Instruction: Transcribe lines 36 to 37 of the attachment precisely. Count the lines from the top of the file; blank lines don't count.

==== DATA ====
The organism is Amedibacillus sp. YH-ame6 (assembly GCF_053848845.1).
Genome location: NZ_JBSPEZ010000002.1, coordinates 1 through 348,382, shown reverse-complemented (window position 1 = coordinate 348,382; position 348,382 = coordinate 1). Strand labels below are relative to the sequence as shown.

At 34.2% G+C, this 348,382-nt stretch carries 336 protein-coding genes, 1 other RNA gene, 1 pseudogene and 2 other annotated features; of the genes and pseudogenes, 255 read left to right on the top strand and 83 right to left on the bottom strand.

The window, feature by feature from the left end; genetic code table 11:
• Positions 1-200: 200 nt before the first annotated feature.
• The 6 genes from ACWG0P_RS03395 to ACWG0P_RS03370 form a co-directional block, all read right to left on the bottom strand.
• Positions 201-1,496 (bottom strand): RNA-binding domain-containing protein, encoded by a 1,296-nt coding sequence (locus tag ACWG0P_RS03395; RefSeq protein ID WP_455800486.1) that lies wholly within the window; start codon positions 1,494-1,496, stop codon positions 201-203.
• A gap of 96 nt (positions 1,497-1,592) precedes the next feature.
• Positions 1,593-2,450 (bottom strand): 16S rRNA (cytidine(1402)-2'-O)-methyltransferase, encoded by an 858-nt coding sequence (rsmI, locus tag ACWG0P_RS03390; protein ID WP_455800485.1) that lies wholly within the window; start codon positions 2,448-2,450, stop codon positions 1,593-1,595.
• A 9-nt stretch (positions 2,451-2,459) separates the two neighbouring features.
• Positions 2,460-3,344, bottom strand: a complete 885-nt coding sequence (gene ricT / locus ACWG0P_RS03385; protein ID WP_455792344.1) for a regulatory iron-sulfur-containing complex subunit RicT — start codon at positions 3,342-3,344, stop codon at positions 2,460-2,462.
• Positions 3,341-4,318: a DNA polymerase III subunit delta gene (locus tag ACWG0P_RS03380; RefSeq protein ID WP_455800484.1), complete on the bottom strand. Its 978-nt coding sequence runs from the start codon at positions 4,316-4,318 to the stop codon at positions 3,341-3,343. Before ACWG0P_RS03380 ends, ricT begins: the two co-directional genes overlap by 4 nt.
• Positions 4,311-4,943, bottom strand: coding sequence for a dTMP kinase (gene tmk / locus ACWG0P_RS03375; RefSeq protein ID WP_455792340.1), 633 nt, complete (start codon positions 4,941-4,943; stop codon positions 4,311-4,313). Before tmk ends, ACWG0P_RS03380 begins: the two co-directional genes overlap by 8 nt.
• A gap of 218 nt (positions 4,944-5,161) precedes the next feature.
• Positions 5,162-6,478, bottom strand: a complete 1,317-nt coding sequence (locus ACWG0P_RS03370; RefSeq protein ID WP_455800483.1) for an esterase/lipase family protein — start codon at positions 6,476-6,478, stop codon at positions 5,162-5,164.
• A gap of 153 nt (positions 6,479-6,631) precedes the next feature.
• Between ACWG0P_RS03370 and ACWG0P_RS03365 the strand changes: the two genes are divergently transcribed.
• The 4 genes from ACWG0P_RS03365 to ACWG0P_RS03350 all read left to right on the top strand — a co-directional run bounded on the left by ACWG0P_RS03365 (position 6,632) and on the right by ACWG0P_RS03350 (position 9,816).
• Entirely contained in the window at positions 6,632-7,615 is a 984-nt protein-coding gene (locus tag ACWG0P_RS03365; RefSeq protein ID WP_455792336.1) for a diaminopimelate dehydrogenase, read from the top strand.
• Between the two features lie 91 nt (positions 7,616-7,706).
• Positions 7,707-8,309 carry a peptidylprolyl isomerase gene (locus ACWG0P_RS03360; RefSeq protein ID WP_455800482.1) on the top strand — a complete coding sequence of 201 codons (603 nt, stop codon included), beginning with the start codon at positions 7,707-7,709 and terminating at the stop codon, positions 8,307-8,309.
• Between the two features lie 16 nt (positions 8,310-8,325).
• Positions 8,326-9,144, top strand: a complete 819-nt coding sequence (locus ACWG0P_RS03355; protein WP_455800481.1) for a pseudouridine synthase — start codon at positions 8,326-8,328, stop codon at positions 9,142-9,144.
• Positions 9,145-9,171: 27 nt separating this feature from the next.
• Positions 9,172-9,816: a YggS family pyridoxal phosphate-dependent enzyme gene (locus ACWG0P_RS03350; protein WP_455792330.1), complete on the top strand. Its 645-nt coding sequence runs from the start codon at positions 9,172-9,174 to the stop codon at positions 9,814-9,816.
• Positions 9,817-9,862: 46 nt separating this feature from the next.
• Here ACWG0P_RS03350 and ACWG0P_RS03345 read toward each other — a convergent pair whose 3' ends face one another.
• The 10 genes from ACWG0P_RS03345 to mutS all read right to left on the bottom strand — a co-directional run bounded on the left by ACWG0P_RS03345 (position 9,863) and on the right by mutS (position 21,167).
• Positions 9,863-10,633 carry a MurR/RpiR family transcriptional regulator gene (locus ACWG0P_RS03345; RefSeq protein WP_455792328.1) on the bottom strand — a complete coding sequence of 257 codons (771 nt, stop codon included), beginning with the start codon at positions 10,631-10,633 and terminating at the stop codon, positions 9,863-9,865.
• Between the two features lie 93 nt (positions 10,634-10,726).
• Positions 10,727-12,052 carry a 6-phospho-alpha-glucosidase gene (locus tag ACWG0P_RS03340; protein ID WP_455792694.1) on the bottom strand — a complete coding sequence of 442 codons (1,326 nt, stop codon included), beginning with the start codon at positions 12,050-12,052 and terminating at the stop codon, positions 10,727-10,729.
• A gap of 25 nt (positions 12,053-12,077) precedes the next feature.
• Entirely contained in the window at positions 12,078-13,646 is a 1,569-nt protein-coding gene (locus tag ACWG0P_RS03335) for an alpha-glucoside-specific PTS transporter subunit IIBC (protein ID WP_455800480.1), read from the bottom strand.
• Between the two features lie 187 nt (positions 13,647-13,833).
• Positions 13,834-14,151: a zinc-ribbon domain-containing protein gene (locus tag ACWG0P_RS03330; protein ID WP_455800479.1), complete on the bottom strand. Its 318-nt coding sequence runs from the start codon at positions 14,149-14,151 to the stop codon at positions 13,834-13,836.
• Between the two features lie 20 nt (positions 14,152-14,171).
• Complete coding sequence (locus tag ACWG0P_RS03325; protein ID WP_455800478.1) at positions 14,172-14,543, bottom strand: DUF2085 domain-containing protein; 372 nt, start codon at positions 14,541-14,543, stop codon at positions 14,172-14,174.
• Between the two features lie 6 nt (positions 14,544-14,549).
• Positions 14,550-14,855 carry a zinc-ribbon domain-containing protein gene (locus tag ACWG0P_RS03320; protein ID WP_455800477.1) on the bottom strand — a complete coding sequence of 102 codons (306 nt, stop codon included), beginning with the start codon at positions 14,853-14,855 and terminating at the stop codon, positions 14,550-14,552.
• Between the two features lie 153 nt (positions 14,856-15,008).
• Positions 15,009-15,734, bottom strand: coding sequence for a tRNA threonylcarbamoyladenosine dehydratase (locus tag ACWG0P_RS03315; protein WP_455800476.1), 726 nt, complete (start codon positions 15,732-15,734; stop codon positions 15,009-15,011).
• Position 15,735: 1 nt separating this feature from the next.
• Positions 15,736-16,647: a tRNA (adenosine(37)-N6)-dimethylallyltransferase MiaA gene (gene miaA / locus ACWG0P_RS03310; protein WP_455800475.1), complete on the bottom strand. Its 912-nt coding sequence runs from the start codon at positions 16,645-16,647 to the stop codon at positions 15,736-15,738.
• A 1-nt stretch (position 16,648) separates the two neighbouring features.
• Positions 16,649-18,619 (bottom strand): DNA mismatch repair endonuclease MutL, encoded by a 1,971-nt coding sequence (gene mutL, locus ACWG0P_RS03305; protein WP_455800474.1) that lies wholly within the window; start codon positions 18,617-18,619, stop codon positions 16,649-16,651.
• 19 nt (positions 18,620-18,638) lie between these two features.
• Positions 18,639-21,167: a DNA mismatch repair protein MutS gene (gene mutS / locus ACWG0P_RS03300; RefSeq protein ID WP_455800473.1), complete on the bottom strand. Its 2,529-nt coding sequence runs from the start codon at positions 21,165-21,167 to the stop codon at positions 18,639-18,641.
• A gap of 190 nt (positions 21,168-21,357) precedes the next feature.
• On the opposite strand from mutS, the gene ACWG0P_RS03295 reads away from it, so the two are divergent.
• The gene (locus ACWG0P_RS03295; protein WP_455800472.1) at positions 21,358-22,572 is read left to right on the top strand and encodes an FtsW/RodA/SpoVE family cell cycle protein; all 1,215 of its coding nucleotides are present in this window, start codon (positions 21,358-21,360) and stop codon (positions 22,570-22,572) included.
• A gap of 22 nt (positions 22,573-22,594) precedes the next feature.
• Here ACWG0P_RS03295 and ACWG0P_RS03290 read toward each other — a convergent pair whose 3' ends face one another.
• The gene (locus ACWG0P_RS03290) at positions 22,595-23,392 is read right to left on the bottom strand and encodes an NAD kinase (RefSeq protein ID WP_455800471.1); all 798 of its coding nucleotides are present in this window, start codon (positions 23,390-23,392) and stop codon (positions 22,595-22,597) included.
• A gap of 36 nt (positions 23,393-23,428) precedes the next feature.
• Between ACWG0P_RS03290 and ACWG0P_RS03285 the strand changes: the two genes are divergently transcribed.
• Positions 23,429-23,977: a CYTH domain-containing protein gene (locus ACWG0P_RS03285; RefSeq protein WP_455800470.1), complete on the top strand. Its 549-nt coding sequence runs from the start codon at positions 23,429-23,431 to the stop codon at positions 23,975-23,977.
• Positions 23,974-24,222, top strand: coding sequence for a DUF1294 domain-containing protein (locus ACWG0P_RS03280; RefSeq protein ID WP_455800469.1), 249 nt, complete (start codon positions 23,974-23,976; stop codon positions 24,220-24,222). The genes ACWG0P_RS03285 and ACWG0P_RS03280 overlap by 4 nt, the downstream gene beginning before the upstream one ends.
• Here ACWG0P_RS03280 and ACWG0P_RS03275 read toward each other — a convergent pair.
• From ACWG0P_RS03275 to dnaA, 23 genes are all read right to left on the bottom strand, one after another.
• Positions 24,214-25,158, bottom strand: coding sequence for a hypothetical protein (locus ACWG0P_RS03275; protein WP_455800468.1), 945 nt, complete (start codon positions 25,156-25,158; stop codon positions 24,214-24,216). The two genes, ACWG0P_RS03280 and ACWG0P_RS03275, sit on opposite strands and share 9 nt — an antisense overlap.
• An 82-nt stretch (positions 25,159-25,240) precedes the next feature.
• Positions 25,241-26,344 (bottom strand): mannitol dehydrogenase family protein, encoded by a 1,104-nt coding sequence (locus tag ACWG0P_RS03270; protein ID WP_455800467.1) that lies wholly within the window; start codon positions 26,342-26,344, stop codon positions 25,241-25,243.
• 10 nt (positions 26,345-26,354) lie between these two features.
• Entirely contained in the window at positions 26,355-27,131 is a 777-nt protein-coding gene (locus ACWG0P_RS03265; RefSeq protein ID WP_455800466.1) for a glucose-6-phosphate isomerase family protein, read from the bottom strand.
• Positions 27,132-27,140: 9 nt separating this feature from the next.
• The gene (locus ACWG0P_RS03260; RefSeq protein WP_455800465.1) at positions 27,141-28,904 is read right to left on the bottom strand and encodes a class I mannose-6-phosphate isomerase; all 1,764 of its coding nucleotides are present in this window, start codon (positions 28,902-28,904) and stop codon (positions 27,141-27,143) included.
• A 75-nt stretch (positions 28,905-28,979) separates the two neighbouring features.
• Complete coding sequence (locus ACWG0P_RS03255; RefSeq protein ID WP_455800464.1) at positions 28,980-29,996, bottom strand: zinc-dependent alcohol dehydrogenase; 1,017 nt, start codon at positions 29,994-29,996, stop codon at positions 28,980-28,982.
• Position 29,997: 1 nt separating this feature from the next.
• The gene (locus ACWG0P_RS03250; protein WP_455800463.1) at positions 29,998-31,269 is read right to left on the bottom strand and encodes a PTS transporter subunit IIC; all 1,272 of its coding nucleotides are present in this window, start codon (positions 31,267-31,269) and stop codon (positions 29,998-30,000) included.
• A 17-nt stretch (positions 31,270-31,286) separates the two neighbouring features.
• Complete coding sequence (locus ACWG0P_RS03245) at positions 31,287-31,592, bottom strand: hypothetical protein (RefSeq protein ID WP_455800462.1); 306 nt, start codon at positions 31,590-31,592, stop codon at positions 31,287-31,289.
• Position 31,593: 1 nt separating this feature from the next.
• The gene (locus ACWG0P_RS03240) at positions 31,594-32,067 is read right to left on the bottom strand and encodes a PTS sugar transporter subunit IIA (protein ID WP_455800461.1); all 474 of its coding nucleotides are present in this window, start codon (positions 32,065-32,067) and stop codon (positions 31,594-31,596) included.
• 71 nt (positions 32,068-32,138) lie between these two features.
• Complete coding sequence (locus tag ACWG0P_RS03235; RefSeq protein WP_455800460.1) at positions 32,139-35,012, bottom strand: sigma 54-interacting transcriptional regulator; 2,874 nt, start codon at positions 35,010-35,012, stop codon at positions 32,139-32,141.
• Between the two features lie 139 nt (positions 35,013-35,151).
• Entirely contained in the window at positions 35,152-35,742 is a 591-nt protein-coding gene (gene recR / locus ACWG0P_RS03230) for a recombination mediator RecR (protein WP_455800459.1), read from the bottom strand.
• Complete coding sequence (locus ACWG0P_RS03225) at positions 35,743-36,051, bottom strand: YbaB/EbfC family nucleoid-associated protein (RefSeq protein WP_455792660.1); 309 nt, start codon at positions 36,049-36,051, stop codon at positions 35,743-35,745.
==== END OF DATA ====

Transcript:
• Between the two features lie 20 nt (positions 14,152-14,171).
• Complete coding sequence (locus tag ACWG0P_RS03325; protein ID WP_455800478.1) at positions 14,172-14,543, bottom strand: DUF2085 domain-containing protein; 372 nt, start codon at positions 14,541-14,543, stop codon at positions 14,172-14,174.